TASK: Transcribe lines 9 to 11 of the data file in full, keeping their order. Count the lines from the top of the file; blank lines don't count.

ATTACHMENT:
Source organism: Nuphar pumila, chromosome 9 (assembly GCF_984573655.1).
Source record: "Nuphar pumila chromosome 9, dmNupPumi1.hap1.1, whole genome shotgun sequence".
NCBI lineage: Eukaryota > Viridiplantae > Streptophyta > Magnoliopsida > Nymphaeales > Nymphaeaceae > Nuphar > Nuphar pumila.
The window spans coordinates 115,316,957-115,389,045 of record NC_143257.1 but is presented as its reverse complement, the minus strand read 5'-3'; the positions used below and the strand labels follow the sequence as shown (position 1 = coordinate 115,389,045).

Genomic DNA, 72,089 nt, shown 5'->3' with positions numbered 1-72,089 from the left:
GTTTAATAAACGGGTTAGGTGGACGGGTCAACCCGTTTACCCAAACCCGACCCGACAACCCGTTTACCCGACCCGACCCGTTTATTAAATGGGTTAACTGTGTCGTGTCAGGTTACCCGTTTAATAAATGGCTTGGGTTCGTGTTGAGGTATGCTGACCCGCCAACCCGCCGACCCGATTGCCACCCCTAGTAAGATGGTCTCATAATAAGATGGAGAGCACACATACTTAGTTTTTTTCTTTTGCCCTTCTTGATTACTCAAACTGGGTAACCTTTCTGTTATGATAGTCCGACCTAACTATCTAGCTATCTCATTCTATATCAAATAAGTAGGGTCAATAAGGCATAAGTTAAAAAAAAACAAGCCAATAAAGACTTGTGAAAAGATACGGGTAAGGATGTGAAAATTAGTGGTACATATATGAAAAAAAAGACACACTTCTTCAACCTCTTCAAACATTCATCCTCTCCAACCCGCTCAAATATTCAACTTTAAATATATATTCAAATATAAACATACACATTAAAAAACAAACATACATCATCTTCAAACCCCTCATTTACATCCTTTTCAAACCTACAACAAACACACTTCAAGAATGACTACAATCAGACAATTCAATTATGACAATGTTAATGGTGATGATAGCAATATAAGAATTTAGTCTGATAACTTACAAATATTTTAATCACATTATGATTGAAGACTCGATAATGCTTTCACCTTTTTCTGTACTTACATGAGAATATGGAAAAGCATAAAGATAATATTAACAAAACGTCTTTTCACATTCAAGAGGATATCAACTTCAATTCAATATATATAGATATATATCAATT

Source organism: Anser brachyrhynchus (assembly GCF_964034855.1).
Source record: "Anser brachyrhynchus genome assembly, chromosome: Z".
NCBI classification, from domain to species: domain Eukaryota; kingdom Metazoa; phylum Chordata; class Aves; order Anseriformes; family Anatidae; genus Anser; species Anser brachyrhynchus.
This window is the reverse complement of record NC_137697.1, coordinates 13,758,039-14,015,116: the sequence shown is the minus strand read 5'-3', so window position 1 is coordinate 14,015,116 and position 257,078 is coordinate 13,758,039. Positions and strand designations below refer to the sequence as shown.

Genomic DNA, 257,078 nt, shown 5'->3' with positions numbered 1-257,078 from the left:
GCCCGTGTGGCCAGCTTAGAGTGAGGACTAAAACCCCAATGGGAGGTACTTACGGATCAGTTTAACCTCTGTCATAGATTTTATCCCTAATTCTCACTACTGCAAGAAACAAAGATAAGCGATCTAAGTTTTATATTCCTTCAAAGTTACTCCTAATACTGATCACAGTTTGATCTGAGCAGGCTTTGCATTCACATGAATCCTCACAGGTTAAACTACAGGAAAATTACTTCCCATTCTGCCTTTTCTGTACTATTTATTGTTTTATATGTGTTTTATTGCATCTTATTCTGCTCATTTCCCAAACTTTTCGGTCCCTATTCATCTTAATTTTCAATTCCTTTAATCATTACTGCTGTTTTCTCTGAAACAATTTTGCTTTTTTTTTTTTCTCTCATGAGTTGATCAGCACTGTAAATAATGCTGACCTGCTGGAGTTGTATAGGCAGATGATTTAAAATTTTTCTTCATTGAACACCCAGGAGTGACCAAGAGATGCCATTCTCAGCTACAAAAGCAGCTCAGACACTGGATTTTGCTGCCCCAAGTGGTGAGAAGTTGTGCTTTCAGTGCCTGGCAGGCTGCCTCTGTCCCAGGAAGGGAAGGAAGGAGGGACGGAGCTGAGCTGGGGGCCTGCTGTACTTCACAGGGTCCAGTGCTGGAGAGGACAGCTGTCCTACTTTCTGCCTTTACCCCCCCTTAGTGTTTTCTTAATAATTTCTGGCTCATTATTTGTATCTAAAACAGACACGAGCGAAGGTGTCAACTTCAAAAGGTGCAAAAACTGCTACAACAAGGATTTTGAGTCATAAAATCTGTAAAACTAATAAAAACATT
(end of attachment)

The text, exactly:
NCBI classification, from domain to species: domain Eukaryota; kingdom Metazoa; phylum Chordata; class Aves; order Anseriformes; family Anatidae; genus Anser; species Anser brachyrhynchus.
This window is the reverse complement of record NC_137697.1, coordinates 13,758,039-14,015,116: the sequence shown is the minus strand read 5'-3', so window position 1 is coordinate 14,015,116 and position 257,078 is coordinate 13,758,039. Positions and strand designations below refer to the sequence as shown.

Genomic DNA, 257,078 nt, shown 5'->3' with positions numbered 1-257,078 from the left: